The Bandala System was a system implemented by Spanish authorities in the Philippines that required native Filipino farmers to sell their goods to the government. The farmers were not in favor of this system and were not even offered fair market prices for their crops.Continue Reading
When Spain began to colonize the Philippines, the land was split into parcels and divided among dignitaries and distinguished officers of the military. Parcel owner's were required to care for the native inhabitants of his land, providing for their well-being and protection. Within a short time, abuses became apparent and it was discontinued in favor of a new system in which the natives were required to pay taxes, or a “tribute”, to the government.
Filipinos were forced to endure other unfair practices, such as forced labor, which was required for all Filipinos from age 16 to age 60. The work included building roads, clearing trees, and building shipyards. The only way to avoid labor was to pay a fee to the government, called "falla."
Policies and practices like the Bandala System, polo, and tribute taxation oppressed the natives of the Philippines for many years as the local Spanish government officials became richer and more successful.Learn more about Taxes
The Philippines adopts a mixed economic system whereby the economy includes a variety of private economic freedom, including industries that are privately owned, together with centralized planning and government regulation. As an industrialized country, the Philippines is moving from an economy that was based on agriculture to an economy dominated by manufacturing services.Full Answer >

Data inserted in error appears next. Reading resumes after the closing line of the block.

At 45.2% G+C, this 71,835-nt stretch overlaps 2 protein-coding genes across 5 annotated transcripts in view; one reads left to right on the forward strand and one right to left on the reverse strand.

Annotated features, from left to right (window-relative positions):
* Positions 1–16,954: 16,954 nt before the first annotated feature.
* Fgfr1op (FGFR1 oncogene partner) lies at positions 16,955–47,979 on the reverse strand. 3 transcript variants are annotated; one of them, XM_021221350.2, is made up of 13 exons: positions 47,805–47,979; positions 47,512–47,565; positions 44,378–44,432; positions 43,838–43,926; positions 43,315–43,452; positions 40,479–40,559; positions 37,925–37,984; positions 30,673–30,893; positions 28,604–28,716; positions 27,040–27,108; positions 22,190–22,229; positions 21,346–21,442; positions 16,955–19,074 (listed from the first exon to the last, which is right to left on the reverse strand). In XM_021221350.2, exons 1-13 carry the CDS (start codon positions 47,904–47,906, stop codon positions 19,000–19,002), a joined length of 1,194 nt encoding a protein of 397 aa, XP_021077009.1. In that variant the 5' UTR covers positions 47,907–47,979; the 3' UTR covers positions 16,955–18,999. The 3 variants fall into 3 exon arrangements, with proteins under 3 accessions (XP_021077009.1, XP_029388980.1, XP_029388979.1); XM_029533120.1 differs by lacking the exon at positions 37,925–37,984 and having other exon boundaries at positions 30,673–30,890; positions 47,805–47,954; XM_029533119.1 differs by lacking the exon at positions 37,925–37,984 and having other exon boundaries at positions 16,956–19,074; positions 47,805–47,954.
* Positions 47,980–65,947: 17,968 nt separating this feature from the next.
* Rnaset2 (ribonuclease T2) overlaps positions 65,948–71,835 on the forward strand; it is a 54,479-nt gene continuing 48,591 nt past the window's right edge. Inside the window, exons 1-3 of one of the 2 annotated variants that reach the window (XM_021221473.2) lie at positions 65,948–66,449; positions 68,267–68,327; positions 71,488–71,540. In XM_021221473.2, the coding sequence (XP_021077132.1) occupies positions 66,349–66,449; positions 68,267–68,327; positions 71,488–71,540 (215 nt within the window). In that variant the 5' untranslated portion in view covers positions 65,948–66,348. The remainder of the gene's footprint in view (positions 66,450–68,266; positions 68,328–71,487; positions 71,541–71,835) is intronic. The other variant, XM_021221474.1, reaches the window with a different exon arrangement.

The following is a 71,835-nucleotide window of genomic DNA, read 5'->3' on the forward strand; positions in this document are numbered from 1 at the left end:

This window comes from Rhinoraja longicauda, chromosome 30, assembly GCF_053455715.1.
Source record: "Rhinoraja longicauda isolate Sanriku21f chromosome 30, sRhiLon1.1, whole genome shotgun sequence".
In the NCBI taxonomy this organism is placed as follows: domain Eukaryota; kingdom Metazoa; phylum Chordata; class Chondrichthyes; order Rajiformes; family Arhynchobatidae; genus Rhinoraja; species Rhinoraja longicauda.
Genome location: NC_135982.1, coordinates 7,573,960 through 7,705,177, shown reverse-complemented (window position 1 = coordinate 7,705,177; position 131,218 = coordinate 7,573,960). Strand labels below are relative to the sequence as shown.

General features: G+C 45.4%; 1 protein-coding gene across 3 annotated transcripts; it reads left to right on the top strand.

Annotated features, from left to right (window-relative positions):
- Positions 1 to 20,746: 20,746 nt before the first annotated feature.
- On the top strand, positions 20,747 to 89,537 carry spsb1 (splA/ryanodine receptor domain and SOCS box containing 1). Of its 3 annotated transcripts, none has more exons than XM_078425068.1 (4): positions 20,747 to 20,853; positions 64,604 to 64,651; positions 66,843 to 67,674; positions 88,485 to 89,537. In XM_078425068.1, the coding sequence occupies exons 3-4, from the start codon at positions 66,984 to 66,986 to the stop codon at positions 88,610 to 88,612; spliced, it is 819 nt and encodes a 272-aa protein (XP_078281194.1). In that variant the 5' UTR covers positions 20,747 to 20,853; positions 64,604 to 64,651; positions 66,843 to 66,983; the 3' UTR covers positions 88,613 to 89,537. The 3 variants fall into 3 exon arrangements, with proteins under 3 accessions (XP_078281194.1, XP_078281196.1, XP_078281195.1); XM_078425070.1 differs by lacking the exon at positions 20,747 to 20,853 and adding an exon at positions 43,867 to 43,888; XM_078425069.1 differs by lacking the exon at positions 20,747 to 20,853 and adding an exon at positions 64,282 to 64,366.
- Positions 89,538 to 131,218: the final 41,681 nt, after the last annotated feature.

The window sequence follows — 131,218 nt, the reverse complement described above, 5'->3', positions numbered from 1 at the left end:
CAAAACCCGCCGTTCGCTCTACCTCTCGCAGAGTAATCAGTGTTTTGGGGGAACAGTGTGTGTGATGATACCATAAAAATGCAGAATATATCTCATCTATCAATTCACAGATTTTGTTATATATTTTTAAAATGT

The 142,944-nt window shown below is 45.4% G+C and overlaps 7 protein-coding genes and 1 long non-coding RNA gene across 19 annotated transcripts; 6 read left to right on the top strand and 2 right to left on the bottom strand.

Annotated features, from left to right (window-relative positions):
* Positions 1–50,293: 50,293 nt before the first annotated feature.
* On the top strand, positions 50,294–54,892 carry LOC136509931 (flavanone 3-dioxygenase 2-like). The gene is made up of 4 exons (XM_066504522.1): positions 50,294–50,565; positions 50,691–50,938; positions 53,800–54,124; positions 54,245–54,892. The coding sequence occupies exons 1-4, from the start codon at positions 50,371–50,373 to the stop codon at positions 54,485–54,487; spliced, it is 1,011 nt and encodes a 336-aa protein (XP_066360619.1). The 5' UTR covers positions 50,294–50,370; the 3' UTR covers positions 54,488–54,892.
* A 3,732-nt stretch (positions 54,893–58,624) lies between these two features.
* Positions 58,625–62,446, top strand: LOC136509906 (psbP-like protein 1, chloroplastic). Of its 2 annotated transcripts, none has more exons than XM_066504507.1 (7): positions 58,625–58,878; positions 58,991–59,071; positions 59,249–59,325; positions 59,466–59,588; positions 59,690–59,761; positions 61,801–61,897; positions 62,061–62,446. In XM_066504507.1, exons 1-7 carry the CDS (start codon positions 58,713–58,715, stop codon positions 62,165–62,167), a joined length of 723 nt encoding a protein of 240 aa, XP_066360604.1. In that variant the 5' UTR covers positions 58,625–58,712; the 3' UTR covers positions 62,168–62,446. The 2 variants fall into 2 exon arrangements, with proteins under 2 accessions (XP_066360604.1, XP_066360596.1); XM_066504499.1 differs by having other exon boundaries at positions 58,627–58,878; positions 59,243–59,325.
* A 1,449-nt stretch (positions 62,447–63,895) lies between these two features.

Renters can typically download forms to file for renters' tax credits on the websites of the tax authorities for the states in which they live, according to the Maryland Department of Assessment and Taxation. Renters' tax credit forms are only available in states that grant such credits.Full Answer >
Local authorities calculate property taxes by using the mill levy and the assessed value of the property, according to Investopedia. A mill levy is a tax rate assigned to property value. One mill is equivalent to 0.1 percent of a property's value.Full Answer >
When property owners do not pay property taxes, tax authorities can foreclose on the property and sell it to pay off the debt or sell the tax lien to a buyer who can foreclose on the property and sell it, reports Nolo. Alternatively, if the property owner is still paying off a mortgage, the lender may advance funds to pay property taxes and then threaten foreclosure if the owner does not reimburse the funds.Full Answer >